Cospective’s cloud- and web-based review solution enables global production pipeline across four cities and two continents for Baby Cow Animation’s ‘Wussywat the Clumsy Cat.’
Think children’s animation is easy? Think again. Production on Baby Cow Animation’s Wussywat the Clumsy Cat was spread across four cities and two continents -- it was Frankie that bridged the Atlantic divide and ensured Wussywat’s message was delivered loud and clear.
Wussywat the Clumsy Cat is winsome children’s television at its finest. The show’s titular hero is an inquisitive yet somewhat graceless feline. As the famous proverb insists, this particular cat’s curious nature often leads him to trouble, causing many a mishap as he explores the seemingly infinite world of The Garden.
Wussywat’s cloddish nature might cause a plethora of problems, but in the end he always emerges from the experience with a wider understanding of the world -- and that’s the point. Wussywat the Clumsy Cat’s message to its young audience is that you shouldn’t be afraid to try out new things even if it means risking failure in the process. Here, failure isn’t negative -- it’s all part of the learning process. Wussywat tells us that children can’t always be protected from failure, and its “have-a-go” mindset -- not the final outcome -- that’s the real personal achievement.
That geographical distance meant that this production wasn’t working within the same physical space -- it was a truly global production, with a team of 50 writers, storyboarders, animators, voice artists, producers and directors working in tandem, with an entire ocean and a five-hour time difference cutting through the workflow.
In order to ensure that both teams remained in sync -- and that the core message of Wussywat remained intact through each of its five-minute episodes -- Cospective’s cloud- and web-based review solution Frankie was brought into play.
The Challenge of 2D Animation
Simon Quinn, producer at Baby Cow, has been working in stop-motion animation for over 25 years, having previously worked on Wes Anderson’s Fantastic Mr. Fox and Tim Burton’s Frankenweenie. Wussywat was his first experience in children’s 2D animation, which meant an entirely different pipeline to grow accustomed to.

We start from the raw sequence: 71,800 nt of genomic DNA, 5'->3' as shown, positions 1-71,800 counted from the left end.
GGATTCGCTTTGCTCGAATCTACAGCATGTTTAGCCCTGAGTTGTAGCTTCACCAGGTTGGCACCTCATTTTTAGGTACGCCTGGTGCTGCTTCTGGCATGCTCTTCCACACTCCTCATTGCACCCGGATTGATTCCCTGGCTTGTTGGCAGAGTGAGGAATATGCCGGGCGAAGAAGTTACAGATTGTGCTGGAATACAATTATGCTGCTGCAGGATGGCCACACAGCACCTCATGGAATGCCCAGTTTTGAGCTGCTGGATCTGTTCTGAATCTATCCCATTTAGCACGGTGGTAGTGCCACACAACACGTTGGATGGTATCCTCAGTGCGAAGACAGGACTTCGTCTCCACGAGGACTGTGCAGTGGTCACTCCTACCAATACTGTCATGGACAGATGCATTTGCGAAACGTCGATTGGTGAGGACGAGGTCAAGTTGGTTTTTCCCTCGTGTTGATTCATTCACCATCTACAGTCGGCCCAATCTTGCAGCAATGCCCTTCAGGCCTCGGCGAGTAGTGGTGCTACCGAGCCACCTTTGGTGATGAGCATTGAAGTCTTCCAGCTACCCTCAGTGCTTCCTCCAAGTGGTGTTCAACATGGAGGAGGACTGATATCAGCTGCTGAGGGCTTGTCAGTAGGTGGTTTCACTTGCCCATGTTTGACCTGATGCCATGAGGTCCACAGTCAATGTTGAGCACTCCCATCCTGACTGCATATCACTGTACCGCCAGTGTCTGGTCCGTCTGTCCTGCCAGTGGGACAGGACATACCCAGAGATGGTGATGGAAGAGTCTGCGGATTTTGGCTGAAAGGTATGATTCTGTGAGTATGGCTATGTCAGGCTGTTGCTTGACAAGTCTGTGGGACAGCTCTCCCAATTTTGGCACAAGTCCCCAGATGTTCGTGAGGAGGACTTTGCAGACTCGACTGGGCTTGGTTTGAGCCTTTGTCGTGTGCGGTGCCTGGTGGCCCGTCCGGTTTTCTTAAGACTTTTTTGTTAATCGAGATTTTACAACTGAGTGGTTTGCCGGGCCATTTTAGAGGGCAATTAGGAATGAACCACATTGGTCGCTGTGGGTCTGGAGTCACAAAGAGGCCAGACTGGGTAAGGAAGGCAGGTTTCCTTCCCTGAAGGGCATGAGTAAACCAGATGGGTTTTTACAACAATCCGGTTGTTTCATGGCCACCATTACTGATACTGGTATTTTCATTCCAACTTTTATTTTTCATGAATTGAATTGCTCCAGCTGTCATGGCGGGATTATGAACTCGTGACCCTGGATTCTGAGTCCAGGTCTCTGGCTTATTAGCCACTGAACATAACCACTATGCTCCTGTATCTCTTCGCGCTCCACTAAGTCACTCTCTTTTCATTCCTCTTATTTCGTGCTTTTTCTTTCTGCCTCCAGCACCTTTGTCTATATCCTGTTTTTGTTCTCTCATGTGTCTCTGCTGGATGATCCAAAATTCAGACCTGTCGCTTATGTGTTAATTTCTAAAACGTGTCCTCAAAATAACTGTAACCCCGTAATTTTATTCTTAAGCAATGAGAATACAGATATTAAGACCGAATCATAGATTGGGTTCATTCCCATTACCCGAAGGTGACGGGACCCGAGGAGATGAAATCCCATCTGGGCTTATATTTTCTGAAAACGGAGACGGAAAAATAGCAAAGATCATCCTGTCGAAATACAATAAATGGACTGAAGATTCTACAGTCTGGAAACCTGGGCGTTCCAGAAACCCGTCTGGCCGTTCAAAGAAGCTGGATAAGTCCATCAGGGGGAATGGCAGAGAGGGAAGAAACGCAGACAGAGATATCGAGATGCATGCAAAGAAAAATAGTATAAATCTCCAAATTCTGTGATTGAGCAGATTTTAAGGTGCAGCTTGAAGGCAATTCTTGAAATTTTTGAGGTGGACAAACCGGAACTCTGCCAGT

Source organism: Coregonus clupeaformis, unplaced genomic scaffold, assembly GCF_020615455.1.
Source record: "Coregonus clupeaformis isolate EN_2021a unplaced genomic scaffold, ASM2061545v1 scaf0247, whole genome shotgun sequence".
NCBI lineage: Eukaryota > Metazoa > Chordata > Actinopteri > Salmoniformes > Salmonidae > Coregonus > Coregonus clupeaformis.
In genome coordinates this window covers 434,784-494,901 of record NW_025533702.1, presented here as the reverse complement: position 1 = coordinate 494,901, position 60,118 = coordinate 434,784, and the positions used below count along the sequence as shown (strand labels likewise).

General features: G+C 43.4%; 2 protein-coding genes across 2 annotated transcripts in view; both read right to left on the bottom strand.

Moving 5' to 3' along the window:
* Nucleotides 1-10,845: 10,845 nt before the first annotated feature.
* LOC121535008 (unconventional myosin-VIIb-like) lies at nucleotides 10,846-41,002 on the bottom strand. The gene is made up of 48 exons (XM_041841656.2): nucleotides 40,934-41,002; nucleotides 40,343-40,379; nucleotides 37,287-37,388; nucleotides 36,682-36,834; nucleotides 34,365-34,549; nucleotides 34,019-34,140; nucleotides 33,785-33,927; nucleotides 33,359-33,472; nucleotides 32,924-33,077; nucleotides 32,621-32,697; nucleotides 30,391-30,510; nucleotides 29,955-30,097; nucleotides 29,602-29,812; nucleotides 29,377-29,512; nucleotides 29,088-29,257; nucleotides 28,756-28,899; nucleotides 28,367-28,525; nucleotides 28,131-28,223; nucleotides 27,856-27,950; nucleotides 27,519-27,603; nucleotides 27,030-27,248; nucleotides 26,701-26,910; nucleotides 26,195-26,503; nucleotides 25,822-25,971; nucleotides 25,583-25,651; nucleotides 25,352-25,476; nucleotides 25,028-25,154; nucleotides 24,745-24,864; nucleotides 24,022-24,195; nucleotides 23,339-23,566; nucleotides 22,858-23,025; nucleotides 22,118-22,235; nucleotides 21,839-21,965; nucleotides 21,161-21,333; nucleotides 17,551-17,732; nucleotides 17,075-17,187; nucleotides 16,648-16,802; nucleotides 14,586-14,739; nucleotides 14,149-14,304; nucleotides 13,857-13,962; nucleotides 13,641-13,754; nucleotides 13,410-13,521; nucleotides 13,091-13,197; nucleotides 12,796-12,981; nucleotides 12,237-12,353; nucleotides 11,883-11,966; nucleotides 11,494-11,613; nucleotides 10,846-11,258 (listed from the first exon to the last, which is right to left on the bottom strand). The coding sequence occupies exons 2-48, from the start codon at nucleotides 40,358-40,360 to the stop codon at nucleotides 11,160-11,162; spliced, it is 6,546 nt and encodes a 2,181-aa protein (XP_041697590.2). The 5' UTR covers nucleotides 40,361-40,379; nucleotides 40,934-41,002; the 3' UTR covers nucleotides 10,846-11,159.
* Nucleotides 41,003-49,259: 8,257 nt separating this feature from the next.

Wussywat also happened to be Baby Cow’s first ever pre-school animation, with the studio -- formed in 1999 by comedy creators Steve Coogan and Henry Normal -- having previously created animation for an older audience on projects such as Horrible Histories and Have I Got News for You.
“It was a challenge, as the project was new for us, and it was being created across the globe,” Quinn says. “Baby Cow acted as the central hub for production, but there were elements of the show being created in places dotted all over the globe. Scripts were written all over the U.K.; designs were done in Wimbledon; [director] Tom Edgar and the storyboard team were based in Cardiff; voice recordings took place at Fitzrovia Sound Post in the heart of London; and animation and music/dub were done in Toronto, Canada.”
For Quinn, as producer, this presented more than a little challenge. “It’s my job to schedule the various elements, shepherd the various teams and heads of departments through the schedule, make them aware of the deadlines and milestones and try to coordinate between all the working parties -- all while keeping the whole show on track, on budget and working with the investors and CBeebies our broadcaster to make sure we are keeping everyone happy,” he says.
This was would be a difficult task in and of itself, even before you considered the round-the-world production pipeline. “For each episode, design would start with pencil and paper in the traditional way,” Quinn explains. “Those drawings are then scanned into Photoshop and sent to Canada where the assets are converted to Flash for the animators. We also use After Effects and edit in Pro Tools before outputting the data to Base Light, where The Farm in London finalize the picture before delivering to the BBC on tape.”